There have been 11 ‘self-inflicted deaths’ in detention centres; six other people killed themselves in prison. The majority of suicides, however, have been of people living ‘in the community’, where fear, stress and a strong feeling that they do not belong – that they are forbidden to belong – compound the difficulties they face.
Of the five men who killed themselves in Harmondsworth Immigration Removal Centre, four died by hanging, and one burned to death after barricading himself in his cell. An Iranian died in Lewes prison in 2002, a Ukrainian in Haslar in Hampshire in 2003, a Palestinian in Belmarsh in London in 2003, a Kenyan in Leicester prison in 2004, a Vietnamese man at Dungavel near Glasgow in 2004, a Chinese man in Barlinnie in 2005, a Kurd at Campsfield detention centre near Oxford in 2005.
One suicide that made the headlines – it was a front-page story in the Independent – was that of Manuel Bravo, an Angolan who died at Yarl’s Wood. He had fled Angola in 2001 after his parents, political opponents of the regime, were murdered. He was living in Leeds, where his son was at a local school. His wife and daughter had returned to Angola a few months before he died to care for an orphaned niece, and were arrested on arrival. In September 2005 Bravo and his 13-year-old son were seized in a dawn raid and taken to Yarl’s Wood. Informed that his claim had failed and that he and his son were to be deported, Bravo hanged himself in a stairwell. ‘Be brave,’ he had told his son. ‘Work hard. Do well at school.’ The coroner said that Bravo had killed himself in the belief that it might secure his son’s future in this country. Under the Children Act, the boy will be cared for here until his 18th birthday, when he could legally be deported.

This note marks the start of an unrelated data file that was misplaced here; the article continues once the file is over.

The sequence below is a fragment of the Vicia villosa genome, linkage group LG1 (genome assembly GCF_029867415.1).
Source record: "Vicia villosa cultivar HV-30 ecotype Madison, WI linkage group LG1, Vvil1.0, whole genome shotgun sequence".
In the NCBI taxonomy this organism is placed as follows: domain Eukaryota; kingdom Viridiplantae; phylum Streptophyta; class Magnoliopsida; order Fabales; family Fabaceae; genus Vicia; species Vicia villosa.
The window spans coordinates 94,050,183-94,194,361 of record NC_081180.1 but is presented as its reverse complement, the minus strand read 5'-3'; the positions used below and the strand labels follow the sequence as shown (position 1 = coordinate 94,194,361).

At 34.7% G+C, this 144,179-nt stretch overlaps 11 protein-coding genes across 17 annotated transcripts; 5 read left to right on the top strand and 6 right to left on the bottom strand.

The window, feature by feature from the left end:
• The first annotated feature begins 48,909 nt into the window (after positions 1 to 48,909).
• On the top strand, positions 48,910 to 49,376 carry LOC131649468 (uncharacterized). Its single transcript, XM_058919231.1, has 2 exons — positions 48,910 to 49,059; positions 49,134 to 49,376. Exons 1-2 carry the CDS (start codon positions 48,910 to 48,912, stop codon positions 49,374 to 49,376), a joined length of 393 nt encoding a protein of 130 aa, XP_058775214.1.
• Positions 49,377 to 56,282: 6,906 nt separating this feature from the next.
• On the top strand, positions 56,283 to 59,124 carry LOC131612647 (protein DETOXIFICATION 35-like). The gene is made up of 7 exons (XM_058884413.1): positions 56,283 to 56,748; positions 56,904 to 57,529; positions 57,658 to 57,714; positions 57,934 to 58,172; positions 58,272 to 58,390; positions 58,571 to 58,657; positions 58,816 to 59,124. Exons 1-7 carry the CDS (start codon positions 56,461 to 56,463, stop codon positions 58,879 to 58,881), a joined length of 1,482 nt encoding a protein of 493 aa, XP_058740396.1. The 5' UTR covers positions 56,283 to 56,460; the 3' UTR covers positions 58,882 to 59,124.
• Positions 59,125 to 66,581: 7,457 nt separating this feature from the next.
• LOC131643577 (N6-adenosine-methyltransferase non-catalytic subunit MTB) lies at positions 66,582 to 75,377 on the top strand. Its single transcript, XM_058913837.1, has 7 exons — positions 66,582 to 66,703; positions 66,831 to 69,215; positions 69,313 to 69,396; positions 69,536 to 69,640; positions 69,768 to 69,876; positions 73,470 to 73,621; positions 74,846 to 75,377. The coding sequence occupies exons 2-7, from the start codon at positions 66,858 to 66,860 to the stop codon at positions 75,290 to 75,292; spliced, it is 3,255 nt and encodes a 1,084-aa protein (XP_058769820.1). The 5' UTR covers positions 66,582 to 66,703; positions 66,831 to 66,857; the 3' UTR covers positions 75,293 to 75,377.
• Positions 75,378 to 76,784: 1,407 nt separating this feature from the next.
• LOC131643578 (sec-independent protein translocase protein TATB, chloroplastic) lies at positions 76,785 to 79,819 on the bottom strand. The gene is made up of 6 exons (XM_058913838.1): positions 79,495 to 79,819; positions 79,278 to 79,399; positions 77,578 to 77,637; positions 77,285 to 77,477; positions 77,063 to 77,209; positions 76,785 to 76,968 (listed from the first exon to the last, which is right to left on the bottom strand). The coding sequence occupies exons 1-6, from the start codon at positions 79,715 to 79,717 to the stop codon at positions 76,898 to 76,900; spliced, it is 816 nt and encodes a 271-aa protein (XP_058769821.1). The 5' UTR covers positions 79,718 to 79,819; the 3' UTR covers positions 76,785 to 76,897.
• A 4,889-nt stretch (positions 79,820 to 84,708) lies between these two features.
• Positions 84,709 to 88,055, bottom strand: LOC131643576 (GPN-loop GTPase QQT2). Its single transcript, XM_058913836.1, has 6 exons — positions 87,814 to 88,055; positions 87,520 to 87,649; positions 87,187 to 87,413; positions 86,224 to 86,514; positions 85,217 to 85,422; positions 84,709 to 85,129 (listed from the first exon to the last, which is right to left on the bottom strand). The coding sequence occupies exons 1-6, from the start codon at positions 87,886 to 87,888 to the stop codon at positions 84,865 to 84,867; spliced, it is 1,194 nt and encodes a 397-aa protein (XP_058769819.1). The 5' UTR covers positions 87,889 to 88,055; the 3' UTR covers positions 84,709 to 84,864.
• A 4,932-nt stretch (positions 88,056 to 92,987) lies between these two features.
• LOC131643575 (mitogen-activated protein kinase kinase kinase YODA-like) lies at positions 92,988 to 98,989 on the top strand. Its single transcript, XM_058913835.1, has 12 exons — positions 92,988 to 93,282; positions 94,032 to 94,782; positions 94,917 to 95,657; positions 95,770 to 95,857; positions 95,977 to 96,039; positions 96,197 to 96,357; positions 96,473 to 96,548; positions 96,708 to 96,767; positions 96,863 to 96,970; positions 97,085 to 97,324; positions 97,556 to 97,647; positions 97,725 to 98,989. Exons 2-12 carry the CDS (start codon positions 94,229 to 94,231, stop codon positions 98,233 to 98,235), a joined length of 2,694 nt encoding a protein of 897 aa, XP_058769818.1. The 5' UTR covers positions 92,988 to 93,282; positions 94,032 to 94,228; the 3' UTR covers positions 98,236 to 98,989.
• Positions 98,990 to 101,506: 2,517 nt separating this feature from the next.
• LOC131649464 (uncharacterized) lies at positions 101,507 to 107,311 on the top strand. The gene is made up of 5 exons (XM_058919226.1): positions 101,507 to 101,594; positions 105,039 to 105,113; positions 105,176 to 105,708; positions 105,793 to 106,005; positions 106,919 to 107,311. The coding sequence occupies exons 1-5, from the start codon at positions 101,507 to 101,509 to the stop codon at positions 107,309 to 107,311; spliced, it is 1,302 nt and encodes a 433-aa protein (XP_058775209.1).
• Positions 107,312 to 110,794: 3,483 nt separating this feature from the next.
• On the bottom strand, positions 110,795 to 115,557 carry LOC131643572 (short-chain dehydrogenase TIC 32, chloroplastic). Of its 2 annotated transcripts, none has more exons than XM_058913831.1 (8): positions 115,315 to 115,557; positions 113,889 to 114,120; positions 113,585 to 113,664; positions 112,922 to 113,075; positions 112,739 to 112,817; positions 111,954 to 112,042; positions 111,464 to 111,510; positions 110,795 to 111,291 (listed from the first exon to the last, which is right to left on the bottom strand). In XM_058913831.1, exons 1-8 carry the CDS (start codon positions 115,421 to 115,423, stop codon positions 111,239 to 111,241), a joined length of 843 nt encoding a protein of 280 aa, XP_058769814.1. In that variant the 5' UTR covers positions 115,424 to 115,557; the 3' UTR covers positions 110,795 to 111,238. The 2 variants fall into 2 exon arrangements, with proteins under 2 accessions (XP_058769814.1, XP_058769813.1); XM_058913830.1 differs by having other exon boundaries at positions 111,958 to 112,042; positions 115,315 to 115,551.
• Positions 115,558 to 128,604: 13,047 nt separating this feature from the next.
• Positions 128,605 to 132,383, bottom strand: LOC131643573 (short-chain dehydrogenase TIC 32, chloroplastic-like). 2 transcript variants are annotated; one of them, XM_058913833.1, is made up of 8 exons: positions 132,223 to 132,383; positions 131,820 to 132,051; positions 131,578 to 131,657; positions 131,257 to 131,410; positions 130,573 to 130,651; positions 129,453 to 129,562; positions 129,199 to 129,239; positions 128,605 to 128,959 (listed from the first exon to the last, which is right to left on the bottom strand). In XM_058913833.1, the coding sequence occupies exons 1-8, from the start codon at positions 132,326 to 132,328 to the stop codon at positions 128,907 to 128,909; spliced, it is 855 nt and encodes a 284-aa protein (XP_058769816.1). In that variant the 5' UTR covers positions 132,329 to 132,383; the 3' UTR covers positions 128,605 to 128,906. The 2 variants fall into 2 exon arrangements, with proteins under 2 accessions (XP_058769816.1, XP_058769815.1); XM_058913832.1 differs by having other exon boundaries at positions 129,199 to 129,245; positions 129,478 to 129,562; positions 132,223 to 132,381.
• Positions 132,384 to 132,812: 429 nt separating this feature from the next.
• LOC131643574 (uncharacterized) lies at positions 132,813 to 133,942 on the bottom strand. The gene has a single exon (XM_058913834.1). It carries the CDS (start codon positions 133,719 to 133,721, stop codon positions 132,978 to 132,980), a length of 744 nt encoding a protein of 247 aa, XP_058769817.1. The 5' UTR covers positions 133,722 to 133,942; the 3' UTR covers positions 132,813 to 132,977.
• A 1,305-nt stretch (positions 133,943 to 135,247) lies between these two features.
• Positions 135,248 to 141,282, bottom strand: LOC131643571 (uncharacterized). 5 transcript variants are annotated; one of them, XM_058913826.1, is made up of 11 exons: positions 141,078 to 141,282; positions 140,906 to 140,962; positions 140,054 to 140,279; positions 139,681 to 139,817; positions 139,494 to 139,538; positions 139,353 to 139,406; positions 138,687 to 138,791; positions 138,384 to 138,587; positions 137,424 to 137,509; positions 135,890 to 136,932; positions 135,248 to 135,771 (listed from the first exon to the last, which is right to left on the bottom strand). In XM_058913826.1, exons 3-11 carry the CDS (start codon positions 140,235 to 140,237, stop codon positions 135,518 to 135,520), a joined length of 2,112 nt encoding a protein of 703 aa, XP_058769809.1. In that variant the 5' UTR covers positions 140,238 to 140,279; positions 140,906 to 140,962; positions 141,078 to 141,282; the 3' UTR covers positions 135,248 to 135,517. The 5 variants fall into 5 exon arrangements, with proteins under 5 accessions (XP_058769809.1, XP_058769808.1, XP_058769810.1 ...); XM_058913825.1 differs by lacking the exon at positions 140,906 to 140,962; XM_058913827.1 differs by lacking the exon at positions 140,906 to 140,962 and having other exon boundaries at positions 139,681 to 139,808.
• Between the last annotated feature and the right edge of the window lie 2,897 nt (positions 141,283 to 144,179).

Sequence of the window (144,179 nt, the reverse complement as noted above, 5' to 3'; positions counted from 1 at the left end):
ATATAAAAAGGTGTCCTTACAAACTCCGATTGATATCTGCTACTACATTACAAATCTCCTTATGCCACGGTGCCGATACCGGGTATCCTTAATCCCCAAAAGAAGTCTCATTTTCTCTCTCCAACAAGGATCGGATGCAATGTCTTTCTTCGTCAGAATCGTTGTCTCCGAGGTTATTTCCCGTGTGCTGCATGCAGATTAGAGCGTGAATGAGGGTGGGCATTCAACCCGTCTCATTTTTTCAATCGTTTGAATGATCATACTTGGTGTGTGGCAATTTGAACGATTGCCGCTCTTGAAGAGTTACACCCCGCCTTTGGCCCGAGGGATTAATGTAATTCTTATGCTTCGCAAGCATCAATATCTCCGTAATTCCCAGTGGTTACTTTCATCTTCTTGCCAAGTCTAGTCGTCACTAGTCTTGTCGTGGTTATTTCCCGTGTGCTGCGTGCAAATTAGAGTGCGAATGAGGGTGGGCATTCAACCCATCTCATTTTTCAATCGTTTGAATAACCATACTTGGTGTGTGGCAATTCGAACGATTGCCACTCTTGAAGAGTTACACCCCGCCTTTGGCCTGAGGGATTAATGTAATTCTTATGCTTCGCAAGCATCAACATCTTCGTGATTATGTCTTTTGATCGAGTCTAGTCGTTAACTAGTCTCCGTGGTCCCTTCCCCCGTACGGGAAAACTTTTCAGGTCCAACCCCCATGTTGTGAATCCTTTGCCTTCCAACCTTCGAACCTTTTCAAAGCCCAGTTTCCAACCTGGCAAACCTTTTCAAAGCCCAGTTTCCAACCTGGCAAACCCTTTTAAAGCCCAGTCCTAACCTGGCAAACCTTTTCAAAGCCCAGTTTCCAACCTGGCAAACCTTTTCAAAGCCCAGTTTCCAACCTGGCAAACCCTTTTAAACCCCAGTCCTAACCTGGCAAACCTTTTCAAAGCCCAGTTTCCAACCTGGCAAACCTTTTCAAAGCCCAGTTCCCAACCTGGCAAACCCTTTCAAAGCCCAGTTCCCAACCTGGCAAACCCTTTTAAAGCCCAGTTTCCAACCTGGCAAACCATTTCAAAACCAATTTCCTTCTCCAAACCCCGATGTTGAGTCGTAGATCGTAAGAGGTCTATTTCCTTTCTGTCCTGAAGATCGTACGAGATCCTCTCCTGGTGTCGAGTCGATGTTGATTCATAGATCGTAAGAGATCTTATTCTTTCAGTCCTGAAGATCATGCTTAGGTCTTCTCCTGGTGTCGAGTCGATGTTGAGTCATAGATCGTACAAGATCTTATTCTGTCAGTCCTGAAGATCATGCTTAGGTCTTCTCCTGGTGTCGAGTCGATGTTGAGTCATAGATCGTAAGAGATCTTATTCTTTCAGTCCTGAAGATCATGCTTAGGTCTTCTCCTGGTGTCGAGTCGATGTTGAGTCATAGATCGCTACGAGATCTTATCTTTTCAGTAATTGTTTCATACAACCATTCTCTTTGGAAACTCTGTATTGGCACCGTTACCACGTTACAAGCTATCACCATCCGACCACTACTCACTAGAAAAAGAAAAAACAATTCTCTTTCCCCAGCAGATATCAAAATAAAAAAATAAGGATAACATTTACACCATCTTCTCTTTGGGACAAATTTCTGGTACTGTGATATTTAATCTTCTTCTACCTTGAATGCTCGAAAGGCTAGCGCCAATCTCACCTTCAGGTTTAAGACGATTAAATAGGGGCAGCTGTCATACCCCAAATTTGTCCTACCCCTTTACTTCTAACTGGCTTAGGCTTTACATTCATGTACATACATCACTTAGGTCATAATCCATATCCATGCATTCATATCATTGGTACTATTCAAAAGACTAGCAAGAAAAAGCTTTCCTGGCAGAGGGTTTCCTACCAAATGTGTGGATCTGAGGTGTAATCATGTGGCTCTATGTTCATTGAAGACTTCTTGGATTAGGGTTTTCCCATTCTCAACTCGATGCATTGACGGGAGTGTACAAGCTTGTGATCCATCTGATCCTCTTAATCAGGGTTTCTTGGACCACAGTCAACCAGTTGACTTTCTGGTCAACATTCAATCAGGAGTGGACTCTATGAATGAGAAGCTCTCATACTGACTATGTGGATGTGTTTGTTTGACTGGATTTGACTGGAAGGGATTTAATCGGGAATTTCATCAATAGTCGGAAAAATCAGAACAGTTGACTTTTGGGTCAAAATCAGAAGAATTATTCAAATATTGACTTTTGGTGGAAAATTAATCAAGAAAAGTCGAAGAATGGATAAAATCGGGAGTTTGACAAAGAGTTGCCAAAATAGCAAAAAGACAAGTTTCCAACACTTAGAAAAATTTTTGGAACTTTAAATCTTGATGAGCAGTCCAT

Detainees can be forcibly returned to the countries from which they have fled. In 2004 the Medical Foundation for the Care of Victims of Torture found that ‘excessive or gratuitous force’ was used during the transport of a number of detainees from immigration centre to port or airport, and suggested that there might ‘be a systemic problem of abuse, rather than a number of isolated incidents’. Medical workers at Wishaw General Hospital and Hairmyres Hospital in East Kilbride raised concerns about the treatment of Dungavel detainees: one woman was shackled to her bed while awaiting surgery; a man was escorted away by armed guards following treatment for mental health problems.
A young man I spoke to, who had been detained at both Harmondsworth and Colnbrook, described both regimes as petty and punitive. Denied legal aid because his case was thought unlikely to succeed, he had had to represent himself. But after joining a hunger strike in protest against detention, he was told he was breaking the rules and denied access to legal papers. When he protested peacefully about this he was locked in a room from 8 p.m. until 7 a.m. He persisted in asking to see the legal papers and was put in solitary confinement for eight days. A senior officer, he told me, referred to him in his presence as a ‘black bastard’.